Lankatilaka
Lankatilaka

The nearby Lankatilaka gedige (a type of temple) was also quite a sight. The ceiling had collapsed but the massive walls (17 meters, the book tells me) still stand in a mostly vertical way. The standing Buddha inside was appropriately massive.

Even further north we came to Gal Vihara, a nice collection of rock carvings that are widely regarded to be some of the finest in all of Sri Lanka. There is a large 14m reclining Buddha and a smaller standing Buddha. Both are covered in an unsightly metal roof (infested with monkeys, I might add) that makes photography a bit difficult.

Lotus pond
Lotus pond

By the time we arrived at the relatively minor attractions (Lotus Pond and Tivanka Image House) in the far north corner of the park we were drenched in sweat. The final stretch of road to these sights was uphill and the sun was getting to be quite high in the sky. We rode back south to an area where there were some drink stalls and I promptly downed a liter and a half of water.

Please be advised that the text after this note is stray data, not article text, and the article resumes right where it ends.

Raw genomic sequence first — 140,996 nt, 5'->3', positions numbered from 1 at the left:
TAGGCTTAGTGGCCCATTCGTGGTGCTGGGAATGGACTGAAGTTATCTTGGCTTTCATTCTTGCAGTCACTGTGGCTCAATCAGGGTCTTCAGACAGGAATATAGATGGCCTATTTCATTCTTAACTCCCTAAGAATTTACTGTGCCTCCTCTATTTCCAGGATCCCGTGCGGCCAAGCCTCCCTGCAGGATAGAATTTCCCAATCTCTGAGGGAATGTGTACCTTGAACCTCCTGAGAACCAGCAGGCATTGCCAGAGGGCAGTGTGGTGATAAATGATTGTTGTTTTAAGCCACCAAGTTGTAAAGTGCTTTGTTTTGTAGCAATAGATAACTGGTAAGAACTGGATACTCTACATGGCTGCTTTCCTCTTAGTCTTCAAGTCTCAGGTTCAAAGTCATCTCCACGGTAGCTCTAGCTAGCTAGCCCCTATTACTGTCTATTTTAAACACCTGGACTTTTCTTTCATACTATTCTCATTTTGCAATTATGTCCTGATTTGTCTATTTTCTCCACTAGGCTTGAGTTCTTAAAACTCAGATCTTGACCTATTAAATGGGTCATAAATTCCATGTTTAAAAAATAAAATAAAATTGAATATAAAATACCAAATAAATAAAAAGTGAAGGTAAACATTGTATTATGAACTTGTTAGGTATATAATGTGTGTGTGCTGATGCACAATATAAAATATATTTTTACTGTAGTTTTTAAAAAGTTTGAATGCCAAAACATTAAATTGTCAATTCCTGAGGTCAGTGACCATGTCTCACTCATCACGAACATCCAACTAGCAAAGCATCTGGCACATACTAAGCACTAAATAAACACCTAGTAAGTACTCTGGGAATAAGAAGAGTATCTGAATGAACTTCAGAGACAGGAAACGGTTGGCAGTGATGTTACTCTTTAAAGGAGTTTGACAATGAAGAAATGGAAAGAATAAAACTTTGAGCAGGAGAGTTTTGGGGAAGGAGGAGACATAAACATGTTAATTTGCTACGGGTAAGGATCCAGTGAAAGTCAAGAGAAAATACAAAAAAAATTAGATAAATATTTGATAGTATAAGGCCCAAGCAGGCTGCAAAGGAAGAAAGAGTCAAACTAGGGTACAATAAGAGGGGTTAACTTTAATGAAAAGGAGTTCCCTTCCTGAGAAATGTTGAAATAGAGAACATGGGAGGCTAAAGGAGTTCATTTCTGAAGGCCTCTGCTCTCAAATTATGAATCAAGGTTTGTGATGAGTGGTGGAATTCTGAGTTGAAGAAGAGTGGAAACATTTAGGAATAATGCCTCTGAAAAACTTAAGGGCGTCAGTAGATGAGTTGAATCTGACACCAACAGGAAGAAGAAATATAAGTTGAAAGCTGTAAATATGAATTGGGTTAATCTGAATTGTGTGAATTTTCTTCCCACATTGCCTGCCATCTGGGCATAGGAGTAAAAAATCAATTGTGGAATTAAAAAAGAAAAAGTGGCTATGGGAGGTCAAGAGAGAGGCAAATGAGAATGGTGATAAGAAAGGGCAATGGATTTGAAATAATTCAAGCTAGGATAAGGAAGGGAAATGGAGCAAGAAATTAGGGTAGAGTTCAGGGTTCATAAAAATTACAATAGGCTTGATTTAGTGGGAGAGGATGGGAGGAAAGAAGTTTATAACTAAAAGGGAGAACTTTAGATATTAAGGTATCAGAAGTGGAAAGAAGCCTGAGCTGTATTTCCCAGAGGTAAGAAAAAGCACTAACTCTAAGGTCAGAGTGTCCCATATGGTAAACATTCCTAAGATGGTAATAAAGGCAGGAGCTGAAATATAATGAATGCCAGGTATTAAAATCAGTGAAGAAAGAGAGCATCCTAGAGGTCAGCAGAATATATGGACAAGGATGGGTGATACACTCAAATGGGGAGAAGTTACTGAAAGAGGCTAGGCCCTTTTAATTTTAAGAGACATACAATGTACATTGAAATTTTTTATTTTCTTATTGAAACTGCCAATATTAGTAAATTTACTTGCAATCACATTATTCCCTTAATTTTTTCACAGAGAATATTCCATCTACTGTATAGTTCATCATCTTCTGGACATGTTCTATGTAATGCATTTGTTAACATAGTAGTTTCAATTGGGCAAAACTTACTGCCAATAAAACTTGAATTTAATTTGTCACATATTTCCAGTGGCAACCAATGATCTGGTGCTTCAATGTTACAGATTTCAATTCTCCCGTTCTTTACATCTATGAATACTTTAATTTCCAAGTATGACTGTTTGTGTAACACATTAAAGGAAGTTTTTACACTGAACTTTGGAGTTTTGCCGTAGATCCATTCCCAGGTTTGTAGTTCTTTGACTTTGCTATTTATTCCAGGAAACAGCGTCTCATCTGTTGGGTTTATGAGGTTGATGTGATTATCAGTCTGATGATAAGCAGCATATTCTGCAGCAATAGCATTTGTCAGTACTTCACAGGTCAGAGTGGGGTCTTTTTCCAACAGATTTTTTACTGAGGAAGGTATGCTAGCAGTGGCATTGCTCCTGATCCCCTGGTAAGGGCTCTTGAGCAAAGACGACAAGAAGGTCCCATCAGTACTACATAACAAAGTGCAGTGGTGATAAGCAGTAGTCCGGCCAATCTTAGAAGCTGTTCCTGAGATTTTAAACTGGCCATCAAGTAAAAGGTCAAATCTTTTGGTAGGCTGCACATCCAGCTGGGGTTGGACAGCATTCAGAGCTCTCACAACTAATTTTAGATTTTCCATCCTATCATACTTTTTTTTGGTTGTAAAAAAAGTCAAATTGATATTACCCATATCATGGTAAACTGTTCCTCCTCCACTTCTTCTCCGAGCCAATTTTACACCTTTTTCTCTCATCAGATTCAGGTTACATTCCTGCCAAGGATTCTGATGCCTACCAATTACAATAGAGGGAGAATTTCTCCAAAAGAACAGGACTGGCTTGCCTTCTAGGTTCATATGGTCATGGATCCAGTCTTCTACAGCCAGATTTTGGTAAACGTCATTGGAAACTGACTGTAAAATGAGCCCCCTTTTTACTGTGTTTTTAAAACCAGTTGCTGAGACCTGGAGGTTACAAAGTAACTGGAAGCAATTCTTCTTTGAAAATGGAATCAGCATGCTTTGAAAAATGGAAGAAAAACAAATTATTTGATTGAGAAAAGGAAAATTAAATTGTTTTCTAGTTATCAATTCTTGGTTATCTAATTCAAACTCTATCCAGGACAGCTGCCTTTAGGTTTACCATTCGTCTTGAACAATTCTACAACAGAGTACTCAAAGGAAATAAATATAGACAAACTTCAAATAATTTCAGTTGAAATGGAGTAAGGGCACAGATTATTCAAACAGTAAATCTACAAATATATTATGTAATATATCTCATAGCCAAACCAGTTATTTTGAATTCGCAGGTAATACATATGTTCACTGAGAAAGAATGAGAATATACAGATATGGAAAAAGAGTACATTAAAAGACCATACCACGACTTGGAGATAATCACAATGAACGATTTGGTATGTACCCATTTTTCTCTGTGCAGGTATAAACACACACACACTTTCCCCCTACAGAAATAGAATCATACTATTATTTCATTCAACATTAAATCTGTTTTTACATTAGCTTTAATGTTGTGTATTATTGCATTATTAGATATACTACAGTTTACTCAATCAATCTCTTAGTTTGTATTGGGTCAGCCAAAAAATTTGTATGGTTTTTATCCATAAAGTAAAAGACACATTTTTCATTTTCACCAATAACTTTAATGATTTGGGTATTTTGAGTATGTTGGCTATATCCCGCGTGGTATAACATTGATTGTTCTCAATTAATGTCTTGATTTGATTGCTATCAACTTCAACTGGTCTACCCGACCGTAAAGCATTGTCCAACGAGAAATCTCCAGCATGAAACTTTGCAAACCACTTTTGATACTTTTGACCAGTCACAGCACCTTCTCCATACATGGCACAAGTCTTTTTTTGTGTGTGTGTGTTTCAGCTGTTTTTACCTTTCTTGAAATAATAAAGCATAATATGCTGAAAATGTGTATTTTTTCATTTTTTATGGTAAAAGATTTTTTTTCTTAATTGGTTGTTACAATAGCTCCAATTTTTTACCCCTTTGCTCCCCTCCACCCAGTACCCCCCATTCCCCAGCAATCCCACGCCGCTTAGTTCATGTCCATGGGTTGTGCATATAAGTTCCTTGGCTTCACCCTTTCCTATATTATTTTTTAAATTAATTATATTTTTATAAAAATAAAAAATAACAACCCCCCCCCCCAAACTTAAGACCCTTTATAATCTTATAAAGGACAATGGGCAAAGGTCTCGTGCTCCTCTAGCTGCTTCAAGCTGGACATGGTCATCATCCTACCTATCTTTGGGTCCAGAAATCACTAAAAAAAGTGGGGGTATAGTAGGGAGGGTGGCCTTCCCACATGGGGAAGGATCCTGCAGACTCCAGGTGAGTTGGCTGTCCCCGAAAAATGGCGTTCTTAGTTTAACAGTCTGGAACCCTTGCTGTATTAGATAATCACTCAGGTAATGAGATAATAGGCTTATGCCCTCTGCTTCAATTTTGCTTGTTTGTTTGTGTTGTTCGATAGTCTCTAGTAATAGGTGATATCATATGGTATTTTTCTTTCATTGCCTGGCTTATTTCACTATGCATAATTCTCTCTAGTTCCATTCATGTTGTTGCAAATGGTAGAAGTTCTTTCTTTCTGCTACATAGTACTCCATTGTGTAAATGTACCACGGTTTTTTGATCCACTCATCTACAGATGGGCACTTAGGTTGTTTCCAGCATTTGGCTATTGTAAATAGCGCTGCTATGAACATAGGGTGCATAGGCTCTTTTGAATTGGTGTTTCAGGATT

The southern end of the park, including the ‘quadrangle’ were our final stop before lunch. These are the most compact area of ruins in the park and are including on just about any tour of Polonnaruwa. If we were to go back and do Polonnaruwa again, we probably would have come here first thing in the morning as it was very crowded when we visited. Nevertheless, we still enjoyed seeing some very impressive stone carvings (including a 9m long ola book made of stone) and buildings.

After a quick bite to eat at our favorite eatery in town (Darshana Hotel on the main drag) we visited the Archaeological Museum (air conditioned! mostly) to some very interesting models of what many of the ruined buildings used to look like. The museum also had some good narrative in English but photos weren’t allowed.